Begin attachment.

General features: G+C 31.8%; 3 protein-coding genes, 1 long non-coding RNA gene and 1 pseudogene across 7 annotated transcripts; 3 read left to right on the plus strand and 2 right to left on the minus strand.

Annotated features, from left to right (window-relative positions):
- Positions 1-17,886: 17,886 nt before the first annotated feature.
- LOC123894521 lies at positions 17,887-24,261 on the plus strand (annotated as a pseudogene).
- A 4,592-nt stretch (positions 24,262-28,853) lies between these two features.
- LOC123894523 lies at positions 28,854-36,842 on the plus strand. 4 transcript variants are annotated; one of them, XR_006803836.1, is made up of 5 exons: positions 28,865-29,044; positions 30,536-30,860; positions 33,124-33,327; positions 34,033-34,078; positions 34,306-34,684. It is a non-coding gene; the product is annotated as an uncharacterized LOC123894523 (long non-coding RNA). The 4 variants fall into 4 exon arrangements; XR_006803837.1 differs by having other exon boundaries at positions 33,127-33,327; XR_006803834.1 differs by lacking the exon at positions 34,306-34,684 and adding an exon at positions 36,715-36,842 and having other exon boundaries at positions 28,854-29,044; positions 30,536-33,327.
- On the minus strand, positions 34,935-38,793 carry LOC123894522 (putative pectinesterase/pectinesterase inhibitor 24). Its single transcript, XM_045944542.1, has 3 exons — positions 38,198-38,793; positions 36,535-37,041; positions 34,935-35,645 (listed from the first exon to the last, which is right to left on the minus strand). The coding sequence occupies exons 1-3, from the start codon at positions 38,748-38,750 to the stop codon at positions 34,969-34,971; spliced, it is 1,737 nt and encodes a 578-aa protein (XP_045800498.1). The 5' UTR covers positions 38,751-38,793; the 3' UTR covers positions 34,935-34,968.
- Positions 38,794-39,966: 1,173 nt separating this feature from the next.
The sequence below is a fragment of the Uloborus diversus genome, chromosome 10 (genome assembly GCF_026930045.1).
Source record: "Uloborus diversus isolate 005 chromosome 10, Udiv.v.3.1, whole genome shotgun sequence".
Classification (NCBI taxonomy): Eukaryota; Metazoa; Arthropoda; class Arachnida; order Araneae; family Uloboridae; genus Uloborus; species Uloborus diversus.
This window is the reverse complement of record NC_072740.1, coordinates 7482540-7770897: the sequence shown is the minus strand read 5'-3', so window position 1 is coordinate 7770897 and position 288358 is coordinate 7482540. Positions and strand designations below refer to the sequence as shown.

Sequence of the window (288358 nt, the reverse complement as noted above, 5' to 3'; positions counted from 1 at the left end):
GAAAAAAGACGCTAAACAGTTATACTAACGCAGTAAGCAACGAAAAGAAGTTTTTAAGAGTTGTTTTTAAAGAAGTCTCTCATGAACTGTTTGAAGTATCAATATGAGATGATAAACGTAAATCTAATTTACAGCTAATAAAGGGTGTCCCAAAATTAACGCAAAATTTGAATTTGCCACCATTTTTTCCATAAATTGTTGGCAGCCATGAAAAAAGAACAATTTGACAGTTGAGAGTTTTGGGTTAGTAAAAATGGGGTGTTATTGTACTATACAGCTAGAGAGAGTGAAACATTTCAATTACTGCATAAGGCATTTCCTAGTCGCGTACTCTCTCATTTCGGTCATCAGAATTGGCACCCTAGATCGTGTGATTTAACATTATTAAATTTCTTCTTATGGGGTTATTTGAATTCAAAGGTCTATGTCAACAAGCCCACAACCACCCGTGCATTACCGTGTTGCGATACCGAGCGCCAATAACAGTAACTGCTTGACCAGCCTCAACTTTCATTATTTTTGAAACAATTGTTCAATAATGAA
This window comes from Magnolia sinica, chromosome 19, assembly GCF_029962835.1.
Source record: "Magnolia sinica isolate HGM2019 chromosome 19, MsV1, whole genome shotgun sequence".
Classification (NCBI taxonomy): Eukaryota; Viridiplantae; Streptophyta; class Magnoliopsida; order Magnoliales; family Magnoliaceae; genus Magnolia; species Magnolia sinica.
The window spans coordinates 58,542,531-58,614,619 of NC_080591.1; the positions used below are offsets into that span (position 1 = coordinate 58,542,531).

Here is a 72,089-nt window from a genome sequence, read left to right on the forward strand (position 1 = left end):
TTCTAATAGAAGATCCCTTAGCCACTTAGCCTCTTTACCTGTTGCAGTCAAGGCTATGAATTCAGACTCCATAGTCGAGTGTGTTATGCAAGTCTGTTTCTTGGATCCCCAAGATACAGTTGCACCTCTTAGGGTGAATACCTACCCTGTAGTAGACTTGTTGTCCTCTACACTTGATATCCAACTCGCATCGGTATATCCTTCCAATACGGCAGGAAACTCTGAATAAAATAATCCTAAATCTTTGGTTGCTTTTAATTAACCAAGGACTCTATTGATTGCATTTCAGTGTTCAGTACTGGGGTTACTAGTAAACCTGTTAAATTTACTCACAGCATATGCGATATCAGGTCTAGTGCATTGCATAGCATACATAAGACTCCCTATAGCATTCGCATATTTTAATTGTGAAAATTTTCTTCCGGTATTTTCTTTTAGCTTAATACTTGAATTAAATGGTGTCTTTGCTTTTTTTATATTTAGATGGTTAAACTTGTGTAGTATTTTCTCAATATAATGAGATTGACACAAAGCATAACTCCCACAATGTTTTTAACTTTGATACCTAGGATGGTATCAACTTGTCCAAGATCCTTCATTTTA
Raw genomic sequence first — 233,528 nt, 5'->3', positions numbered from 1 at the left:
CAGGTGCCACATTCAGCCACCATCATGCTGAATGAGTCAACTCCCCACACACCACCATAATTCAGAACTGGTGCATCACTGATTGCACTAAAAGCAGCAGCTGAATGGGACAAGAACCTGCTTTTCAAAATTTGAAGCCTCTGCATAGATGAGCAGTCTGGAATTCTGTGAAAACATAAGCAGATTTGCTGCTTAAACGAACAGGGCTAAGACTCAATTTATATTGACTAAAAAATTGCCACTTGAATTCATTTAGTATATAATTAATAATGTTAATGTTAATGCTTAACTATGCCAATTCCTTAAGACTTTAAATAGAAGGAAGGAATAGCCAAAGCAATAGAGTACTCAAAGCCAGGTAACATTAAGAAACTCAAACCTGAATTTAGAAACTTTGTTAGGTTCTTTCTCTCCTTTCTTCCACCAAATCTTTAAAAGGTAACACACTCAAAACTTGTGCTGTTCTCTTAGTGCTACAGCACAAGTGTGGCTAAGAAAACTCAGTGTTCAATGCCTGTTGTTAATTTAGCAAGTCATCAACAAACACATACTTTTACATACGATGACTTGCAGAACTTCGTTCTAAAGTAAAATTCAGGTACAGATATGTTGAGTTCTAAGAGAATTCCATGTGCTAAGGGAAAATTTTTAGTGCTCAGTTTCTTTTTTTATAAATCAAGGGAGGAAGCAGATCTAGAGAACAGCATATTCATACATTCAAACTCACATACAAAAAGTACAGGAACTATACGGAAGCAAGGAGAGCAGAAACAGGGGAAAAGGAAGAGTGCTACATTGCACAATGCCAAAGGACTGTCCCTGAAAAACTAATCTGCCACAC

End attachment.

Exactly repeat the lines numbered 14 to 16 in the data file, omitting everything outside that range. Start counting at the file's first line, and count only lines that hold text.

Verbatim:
GAAAAAAGACGCTAAACAGTTATACTAACGCAGTAAGCAACGAAAAGAAGTTTTTAAGAGTTGTTTTTAAAGAAGTCTCTCATGAACTGTTTGAAGTATCAATATGAGATGATAAACGTAAATCTAATTTACAGCTAATAAAGGGTGTCCCAAAATTAACGCAAAATTTGAATTTGCCACCATTTTTTCCATAAATTGTTGGCAGCCATGAAAAAAGAACAATTTGACAGTTGAGAGTTTTGGGTTAGTAAAAATGGGGTGTTATTGTACTATACAGCTAGAGAGAGTGAAACATTTCAATTACTGCATAAGGCATTTCCTAGTCGCGTACTCTCTCATTTCGGTCATCAGAATTGGCACCCTAGATCGTGTGATTTAACATTATTAAATTTCTTCTTATGGGGTTATTTGAATTCAAAGGTCTATGTCAACAAGCCCACAACCACCCGTGCATTACCGTGTTGCGATACCGAGCGCCAATAACAGTAACTGCTTGACCAGCCTCAACTTTCATTATTTTTGAAACAATTGTTCAATAATGAA
This window comes from Magnolia sinica, chromosome 19, assembly GCF_029962835.1.
Source record: "Magnolia sinica isolate HGM2019 chromosome 19, MsV1, whole genome shotgun sequence".